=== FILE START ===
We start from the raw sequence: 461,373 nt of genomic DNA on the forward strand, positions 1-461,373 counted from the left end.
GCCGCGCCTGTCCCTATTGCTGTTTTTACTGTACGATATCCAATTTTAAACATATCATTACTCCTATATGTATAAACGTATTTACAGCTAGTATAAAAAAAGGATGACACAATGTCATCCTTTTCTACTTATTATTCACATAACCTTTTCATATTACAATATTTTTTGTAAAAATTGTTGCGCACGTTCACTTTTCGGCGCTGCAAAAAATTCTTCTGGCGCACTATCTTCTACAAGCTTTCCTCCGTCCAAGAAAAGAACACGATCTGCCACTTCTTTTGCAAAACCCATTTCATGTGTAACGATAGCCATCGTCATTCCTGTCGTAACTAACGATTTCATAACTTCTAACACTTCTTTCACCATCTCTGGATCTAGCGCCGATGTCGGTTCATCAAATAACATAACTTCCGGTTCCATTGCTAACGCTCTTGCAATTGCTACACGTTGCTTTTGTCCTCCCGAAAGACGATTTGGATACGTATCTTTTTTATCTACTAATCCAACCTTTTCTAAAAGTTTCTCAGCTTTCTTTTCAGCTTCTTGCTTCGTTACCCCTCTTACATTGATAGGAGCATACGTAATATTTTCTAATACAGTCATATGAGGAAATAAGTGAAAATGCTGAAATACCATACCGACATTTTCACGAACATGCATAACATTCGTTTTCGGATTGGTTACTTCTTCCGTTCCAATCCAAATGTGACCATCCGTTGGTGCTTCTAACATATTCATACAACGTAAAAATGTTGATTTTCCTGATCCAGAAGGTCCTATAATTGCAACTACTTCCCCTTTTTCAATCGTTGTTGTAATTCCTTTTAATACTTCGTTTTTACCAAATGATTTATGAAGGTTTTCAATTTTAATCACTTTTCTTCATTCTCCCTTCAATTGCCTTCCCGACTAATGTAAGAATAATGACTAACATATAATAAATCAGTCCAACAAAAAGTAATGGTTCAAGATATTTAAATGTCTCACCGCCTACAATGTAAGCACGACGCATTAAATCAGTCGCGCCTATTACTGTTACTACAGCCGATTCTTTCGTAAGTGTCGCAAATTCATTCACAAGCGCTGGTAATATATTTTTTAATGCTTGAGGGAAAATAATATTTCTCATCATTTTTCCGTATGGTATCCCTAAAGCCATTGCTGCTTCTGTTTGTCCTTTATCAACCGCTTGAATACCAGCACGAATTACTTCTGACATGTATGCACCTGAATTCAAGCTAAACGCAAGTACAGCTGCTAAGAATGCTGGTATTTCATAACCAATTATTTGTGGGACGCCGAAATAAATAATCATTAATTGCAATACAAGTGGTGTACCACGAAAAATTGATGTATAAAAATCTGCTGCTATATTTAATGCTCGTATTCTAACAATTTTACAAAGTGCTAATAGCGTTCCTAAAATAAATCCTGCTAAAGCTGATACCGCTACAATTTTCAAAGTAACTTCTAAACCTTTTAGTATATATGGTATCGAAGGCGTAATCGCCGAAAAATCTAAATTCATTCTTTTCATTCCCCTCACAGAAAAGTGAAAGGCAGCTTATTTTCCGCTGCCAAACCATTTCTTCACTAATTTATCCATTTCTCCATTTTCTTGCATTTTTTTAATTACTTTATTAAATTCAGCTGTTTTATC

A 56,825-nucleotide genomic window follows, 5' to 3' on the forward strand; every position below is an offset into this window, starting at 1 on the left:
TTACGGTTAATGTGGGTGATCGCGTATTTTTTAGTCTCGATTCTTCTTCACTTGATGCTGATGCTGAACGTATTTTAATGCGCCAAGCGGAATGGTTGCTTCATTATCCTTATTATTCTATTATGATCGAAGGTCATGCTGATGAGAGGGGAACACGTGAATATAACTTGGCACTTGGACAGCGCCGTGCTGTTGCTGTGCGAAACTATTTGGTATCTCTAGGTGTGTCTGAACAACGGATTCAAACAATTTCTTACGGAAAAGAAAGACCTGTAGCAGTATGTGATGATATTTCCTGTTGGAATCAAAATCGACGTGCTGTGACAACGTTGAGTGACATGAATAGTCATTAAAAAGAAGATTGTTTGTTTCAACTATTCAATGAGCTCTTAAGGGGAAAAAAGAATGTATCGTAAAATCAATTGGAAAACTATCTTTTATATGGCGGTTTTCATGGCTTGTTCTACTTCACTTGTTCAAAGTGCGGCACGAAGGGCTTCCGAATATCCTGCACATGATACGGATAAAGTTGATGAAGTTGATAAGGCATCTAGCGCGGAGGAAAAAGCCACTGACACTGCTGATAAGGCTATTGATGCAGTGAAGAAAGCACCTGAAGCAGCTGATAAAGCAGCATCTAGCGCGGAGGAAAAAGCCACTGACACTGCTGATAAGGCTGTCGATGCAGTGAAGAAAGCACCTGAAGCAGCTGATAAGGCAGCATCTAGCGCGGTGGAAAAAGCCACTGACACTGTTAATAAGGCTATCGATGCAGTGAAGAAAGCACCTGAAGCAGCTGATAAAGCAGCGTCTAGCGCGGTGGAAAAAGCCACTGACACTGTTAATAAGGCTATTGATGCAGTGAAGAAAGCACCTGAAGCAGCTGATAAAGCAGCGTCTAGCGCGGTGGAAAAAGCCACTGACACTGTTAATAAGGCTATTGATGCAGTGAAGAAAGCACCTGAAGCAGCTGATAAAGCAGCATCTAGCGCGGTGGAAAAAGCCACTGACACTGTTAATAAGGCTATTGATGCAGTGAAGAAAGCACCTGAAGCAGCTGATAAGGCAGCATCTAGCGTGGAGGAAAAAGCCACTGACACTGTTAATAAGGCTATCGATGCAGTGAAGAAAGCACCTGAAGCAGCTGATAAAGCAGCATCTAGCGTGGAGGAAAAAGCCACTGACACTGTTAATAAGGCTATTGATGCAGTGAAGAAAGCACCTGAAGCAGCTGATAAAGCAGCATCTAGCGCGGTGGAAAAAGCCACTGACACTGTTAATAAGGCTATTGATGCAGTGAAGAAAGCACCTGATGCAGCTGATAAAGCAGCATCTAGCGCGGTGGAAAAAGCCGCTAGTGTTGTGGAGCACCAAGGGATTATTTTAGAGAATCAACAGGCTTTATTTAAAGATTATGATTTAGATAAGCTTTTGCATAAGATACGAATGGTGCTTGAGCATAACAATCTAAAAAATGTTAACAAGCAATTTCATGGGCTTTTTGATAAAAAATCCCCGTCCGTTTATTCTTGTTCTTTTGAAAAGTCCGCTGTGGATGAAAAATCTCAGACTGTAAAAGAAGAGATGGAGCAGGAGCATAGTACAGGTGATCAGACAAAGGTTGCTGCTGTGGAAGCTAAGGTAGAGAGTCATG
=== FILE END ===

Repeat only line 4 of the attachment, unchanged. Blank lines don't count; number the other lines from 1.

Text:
TTACGGTTAATGTGGGTGATCGCGTATTTTTTAGTCTCGATTCTTCTTCACTTGATGCTGATGCTGAACGTATTTTAATGCGCCAAGCGGAATGGTTGCTTCATTATCCTTATTATTCTATTATGATCGAAGGTCATGCTGATGAGAGGGGAACACGTGAATATAACTTGGCACTTGGACAGCGCCGTGCTGTTGCTGTGCGAAACTATTTGGTATCTCTAGGTGTGTCTGAACAACGGATTCAAACAATTTCTTACGGAAAAGAAAGACCTGTAGCAGTATGTGATGATATTTCCTGTTGGAATCAAAATCGACGTGCTGTGACAACGTTGAGTGACATGAATAGTCATTAAAAAGAAGATTGTTTGTTTCAACTATTCAATGAGCTCTTAAGGGGAAAAAAGAATGTATCGTAAAATCAATTGGAAAACTATCTTTTATATGGCGGTTTTCATGGCTTGTTCTACTTCACTTGTTCAAAGTGCGGCACGAAGGGCTTCCGAATATCCTGCACATGATACGGATAAAGTTGATGAAGTTGATAAGGCATCTAGCGCGGAGGAAAAAGCCACTGACACTGCTGATAAGGCTATTGATGCAGTGAAGAAAGCACCTGAAGCAGCTGATAAAGCAGCATCTAGCGCGGAGGAAAAAGCCACTGACACTGCTGATAAGGCTGTCGATGCAGTGAAGAAAGCACCTGAAGCAGCTGATAAGGCAGCATCTAGCGCGGTGGAAAAAGCCACTGACACTGTTAATAAGGCTATCGATGCAGTGAAGAAAGCACCTGAAGCAGCTGATAAAGCAGCGTCTAGCGCGGTGGAAAAAGCCACTGACACTGTTAATAAGGCTATTGATGCAGTGAAGAAAGCACCTGAAGCAGCTGATAAAGCAGCGTCTAGCGCGGTGGAAAAAGCCACTGACACTGTTAATAAGGCTATTGATGCAGTGAAGAAAGCACCTGAAGCAGCTGATAAAGCAGCATCTAGCGCGGTGGAAAAAGCCACTGACACTGTTAATAAGGCTATTGATGCAGTGAAGAAAGCACCTGAAGCAGCTGATAAGGCAGCATCTAGCGTGGAGGAAAAAGCCACTGACACTGTTAATAAGGCTATCGATGCAGTGAAGAAAGCACCTGAAGCAGCTGATAAAGCAGCATCTAGCGTGGAGGAAAAAGCCACTGACACTGTTAATAAGGCTATTGATGCAGTGAAGAAAGCACCTGAAGCAGCTGATAAAGCAGCATCTAGCGCGGTGGAAAAAGCCACTGACACTGTTAATAAGGCTATTGATGCAGTGAAGAAAGCACCTGATGCAGCTGATAAAGCAGCATCTAGCGCGGTGGAAAAAGCCGCTAGTGTTGTGGAGCACCAAGGGATTATTTTAGAGAATCAACAGGCTTTATTTAAAGATTATGATTTAGATAAGCTTTTGCATAAGATACGAATGGTGCTTGAGCATAACAATCTAAAAAATGTTAACAAGCAATTTCATGGGCTTTTTGATAAAAAATCCCCGTCCGTTTATTCTTGTTCTTTTGAAAAGTCCGCTGTGGATGAAAAATCTCAGACTGTAAAAGAAGAGATGGAGCAGGAGCATAGTACAGGTGATCAGACAAAGGTTGCTGCTGTGGAAGCTAAGGTAGAGAGTCATG